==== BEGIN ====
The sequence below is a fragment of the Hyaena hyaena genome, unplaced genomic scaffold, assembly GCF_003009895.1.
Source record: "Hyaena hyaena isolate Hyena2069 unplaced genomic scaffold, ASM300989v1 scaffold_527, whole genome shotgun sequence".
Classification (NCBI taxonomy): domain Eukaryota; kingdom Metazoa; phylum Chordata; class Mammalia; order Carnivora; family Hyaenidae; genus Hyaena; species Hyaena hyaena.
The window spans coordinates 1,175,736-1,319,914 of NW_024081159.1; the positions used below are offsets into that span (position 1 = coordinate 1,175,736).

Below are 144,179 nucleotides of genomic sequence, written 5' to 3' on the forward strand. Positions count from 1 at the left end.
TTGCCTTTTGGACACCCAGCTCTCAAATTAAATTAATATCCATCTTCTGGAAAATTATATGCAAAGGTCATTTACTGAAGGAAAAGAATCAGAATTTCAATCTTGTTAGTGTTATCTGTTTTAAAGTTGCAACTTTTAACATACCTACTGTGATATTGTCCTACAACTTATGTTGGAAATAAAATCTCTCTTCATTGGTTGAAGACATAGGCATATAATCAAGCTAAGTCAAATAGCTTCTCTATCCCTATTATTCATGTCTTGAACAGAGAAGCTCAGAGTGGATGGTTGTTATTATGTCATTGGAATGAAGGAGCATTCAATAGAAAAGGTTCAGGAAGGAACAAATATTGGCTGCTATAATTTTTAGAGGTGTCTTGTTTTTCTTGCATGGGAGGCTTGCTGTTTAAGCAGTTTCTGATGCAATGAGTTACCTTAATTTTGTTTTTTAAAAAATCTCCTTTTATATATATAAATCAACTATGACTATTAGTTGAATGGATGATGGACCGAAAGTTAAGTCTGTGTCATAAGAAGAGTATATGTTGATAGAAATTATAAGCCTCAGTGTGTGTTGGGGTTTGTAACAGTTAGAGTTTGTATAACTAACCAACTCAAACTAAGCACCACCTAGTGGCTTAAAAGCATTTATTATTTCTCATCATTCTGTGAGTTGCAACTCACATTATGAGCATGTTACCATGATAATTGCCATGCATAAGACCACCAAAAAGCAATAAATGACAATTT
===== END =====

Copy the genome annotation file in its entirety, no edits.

The sequence below is a fragment of the Hyaena hyaena genome, unplaced genomic scaffold, assembly GCF_003009895.1.
Source record: "Hyaena hyaena isolate Hyena2069 unplaced genomic scaffold, ASM300989v1 scaffold_527, whole genome shotgun sequence".
Classification (NCBI taxonomy): domain Eukaryota; kingdom Metazoa; phylum Chordata; class Mammalia; order Carnivora; family Hyaenidae; genus Hyaena; species Hyaena hyaena.
The window spans coordinates 1,175,736-1,319,914 of NW_024081159.1; the positions used below are offsets into that span (position 1 = coordinate 1,175,736).

Below are 144,179 nucleotides of genomic sequence, written 5' to 3' on the forward strand. Positions count from 1 at the left end.
TTGCCTTTTGGACACCCAGCTCTCAAATTAAATTAATATCCATCTTCTGGAAAATTATATGCAAAGGTCATTTACTGAAGGAAAAGAATCAGAATTTCAATCTTGTTAGTGTTATCTGTTTTAAAGTTGCAACTTTTAACATACCTACTGTGATATTGTCCTACAACTTATGTTGGAAATAAAATCTCTCTTCATTGGTTGAAGACATAGGCATATAATCAAGCTAAGTCAAATAGCTTCTCTATCCCTATTATTCATGTCTTGAACAGAGAAGCTCAGAGTGGATGGTTGTTATTATGTCATTGGAATGAAGGAGCATTCAATAGAAAAGGTTCAGGAAGGAACAAATATTGGCTGCTATAATTTTTAGAGGTGTCTTGTTTTTCTTGCATGGGAGGCTTGCTGTTTAAGCAGTTTCTGATGCAATGAGTTACCTTAATTTTGTTTTTTAAAAAATCTCCTTTTATATATATAAATCAACTATGACTATTAGTTGAATGGATGATGGACCGAAAGTTAAGTCTGTGTCATAAGAAGAGTATATGTTGATAGAAATTATAAGCCTCAGTGTGTGTTGGGGTTTGTAACAGTTAGAGTTTGTATAACTAACCAACTCAAACTAAGCACCACCTAGTGGCTTAAAAGCATTTATTATTTCTCATCATTCTGTGAGTTGCAACTCACATTATGAGCATGTTACCATGATAATTGCCATGCATAAGACCACCAAAAAGCAATAAATGACAATTT